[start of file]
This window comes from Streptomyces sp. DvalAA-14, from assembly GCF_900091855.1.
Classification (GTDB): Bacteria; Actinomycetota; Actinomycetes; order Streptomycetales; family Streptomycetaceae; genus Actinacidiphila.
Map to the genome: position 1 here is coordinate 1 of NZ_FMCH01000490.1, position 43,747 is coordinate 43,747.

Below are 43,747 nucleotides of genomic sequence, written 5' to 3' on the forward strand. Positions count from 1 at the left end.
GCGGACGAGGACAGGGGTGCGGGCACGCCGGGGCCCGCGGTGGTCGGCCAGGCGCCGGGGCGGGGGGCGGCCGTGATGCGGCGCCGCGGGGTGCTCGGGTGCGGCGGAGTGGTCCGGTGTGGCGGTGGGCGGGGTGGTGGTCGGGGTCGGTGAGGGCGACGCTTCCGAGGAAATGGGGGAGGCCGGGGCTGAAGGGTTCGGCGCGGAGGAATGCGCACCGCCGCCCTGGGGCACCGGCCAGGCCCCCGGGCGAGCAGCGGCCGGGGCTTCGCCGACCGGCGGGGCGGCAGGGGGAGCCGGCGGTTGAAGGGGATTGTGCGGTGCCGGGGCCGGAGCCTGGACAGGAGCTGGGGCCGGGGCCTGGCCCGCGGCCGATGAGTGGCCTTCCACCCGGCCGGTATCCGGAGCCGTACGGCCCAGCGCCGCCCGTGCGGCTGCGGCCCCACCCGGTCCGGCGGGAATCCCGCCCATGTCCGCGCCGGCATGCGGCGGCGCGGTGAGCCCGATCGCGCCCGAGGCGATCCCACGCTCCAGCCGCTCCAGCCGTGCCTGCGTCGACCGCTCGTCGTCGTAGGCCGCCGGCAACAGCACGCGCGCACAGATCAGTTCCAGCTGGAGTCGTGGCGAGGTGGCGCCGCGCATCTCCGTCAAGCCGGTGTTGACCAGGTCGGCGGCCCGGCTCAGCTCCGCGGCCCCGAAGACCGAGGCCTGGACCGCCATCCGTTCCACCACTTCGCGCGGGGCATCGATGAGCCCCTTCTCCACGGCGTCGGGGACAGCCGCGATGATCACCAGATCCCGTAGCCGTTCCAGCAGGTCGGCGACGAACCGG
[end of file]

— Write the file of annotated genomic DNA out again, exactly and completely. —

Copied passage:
This window comes from Streptomyces sp. DvalAA-14, from assembly GCF_900091855.1.
Classification (GTDB): Bacteria; Actinomycetota; Actinomycetes; order Streptomycetales; family Streptomycetaceae; genus Actinacidiphila.
Map to the genome: position 1 here is coordinate 1 of NZ_FMCH01000490.1, position 43,747 is coordinate 43,747.

Below are 43,747 nucleotides of genomic sequence, written 5' to 3' on the forward strand. Positions count from 1 at the left end.
GCGGACGAGGACAGGGGTGCGGGCACGCCGGGGCCCGCGGTGGTCGGCCAGGCGCCGGGGCGGGGGGCGGCCGTGATGCGGCGCCGCGGGGTGCTCGGGTGCGGCGGAGTGGTCCGGTGTGGCGGTGGGCGGGGTGGTGGTCGGGGTCGGTGAGGGCGACGCTTCCGAGGAAATGGGGGAGGCCGGGGCTGAAGGGTTCGGCGCGGAGGAATGCGCACCGCCGCCCTGGGGCACCGGCCAGGCCCCCGGGCGAGCAGCGGCCGGGGCTTCGCCGACCGGCGGGGCGGCAGGGGGAGCCGGCGGTTGAAGGGGATTGTGCGGTGCCGGGGCCGGAGCCTGGACAGGAGCTGGGGCCGGGGCCTGGCCCGCGGCCGATGAGTGGCCTTCCACCCGGCCGGTATCCGGAGCCGTACGGCCCAGCGCCGCCCGTGCGGCTGCGGCCCCACCCGGTCCGGCGGGAATCCCGCCCATGTCCGCGCCGGCATGCGGCGGCGCGGTGAGCCCGATCGCGCCCGAGGCGATCCCACGCTCCAGCCGCTCCAGCCGTGCCTGCGTCGACCGCTCGTCGTCGTAGGCCGCCGGCAACAGCACGCGCGCACAGATCAGTTCCAGCTGGAGTCGTGGCGAGGTGGCGCCGCGCATCTCCGTCAAGCCGGTGTTGACCAGGTCGGCGGCCCGGCTCAGCTCCGCGGCCCCGAAGACCGAGGCCTGGACCGCCATCCGTTCCACCACTTCGCGCGGGGCATCGATGAGCCCCTTCTCCACGGCGTCGGGGACAGCCGCGATGATCACCAGATCCCGTAGCCGTTCCAGCAGGTCGGCGACGAACCGG